But the problem changed.  No longer am I replacing belts every 30 laps, but when I press in on the clutch, and then shift into gear, the whole mower bucks and jerks from the belt acting like it is not fully disengaging.  I have blown up two transmissions so far because of this, and I'm getting pretty frustrated.  It doesn't take long to ruin a good 700 when you are experiencing this issue.  I verified the correct belt length using George's trick, all is well (as far as I can tell).  I lengthened the clutch pushrod to allow for more adjustment.  I can literally pull the belt off in any direction I please, it is so loose.  I noticed the v-groove clutch pulley was worn as well, so I replaced it.  I verified the pulleys are on the level from front to rear, clutch included.  Afterwards I replaced the transmission pulley just to see if that would make any difference.  No change.  I tried running without belt guides at the transmission and the v-groove clutch pulley, no change, however I noticed the belt didn't fall off when I disengaged the clutch, and it jumps around a TON, not simply slowing or stopping like it should.  Without using a measuring tape, I visually looked at the crankshaft in relation to the hole in the frame, and it appears centered.  I've flipped the mower before, but I never noticed any belt related issues after that.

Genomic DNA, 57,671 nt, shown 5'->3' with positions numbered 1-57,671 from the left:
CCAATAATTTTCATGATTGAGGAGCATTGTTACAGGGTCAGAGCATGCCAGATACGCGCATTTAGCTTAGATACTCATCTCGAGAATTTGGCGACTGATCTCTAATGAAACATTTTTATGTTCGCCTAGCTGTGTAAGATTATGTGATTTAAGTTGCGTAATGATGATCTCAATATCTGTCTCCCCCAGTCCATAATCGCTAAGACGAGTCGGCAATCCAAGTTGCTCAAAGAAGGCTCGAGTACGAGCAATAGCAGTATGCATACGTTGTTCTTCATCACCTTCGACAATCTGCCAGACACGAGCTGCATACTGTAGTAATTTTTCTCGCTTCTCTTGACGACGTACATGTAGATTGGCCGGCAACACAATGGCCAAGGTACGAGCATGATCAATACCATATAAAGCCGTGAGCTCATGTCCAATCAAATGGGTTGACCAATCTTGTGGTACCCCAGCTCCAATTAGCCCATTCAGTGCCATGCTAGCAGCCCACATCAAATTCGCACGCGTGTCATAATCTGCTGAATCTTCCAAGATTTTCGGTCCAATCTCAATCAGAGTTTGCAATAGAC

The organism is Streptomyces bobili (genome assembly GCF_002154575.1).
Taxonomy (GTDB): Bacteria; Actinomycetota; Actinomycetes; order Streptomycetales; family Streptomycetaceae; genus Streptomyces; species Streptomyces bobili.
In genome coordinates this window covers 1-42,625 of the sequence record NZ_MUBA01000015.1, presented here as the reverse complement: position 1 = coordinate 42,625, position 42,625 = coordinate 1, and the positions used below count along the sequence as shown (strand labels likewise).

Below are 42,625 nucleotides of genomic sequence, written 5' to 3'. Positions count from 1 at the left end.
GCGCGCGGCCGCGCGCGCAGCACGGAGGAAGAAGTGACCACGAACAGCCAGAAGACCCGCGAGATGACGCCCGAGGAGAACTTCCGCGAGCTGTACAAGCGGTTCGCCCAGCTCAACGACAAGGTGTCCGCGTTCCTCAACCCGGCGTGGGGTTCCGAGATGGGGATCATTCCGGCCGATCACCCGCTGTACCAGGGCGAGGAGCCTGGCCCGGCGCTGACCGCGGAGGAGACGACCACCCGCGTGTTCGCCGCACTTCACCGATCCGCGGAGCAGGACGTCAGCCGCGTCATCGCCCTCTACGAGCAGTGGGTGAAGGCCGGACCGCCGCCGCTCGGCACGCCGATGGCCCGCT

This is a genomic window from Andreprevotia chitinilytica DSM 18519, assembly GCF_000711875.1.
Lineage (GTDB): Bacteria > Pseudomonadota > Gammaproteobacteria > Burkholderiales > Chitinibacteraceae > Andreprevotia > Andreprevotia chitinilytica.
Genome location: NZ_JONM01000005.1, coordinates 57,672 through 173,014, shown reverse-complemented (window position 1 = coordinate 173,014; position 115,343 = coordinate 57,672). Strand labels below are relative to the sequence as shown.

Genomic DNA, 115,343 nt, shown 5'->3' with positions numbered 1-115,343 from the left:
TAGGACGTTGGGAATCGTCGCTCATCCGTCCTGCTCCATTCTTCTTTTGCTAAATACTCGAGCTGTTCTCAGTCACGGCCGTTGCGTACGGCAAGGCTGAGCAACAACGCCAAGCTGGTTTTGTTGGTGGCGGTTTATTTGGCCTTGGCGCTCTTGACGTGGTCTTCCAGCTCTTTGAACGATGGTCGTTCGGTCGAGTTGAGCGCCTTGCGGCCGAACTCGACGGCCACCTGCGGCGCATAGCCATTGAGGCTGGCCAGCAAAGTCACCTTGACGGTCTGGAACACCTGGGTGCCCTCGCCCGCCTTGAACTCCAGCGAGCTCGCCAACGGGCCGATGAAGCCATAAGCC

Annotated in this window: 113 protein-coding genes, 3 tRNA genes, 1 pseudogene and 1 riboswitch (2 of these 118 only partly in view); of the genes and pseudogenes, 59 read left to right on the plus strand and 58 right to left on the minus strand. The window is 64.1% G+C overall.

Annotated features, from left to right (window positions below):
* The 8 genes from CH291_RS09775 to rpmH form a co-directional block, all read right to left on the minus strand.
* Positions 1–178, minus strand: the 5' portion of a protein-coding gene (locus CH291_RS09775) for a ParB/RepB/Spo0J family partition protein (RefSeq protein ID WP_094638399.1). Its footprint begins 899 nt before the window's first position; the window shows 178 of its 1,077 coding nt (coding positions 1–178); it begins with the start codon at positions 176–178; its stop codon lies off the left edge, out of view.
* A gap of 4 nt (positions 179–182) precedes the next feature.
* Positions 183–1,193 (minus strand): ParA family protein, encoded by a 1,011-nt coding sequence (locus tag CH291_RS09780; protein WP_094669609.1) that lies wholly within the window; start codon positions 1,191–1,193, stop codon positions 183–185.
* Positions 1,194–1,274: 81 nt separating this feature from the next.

The only thing left that I can think of is possibly the crankshaft position has changed when I went from the flathead twin to the G/P engine, but you would think that issue would have been revealed long beforehand, by verifying the proper belt length.  The only thing I haven't tried yet is a 69" belt, but I'm afraid it will be TOO loose. Would too loose of a belt cause this issue as well, when it is trapped inside the belt guides?  The guide bolts are the same ones, and in the same original locations, so I don't think that's the issue.

I know I have given a bunch of information, but I believe it will help to a good diagnosis.  I hate making stupid mistakes, and overlooking the simple stuff, but maybe you have run into the same issue and might have an idea.  You can poke fun if you want, that's not as expensive as a new EC transmission.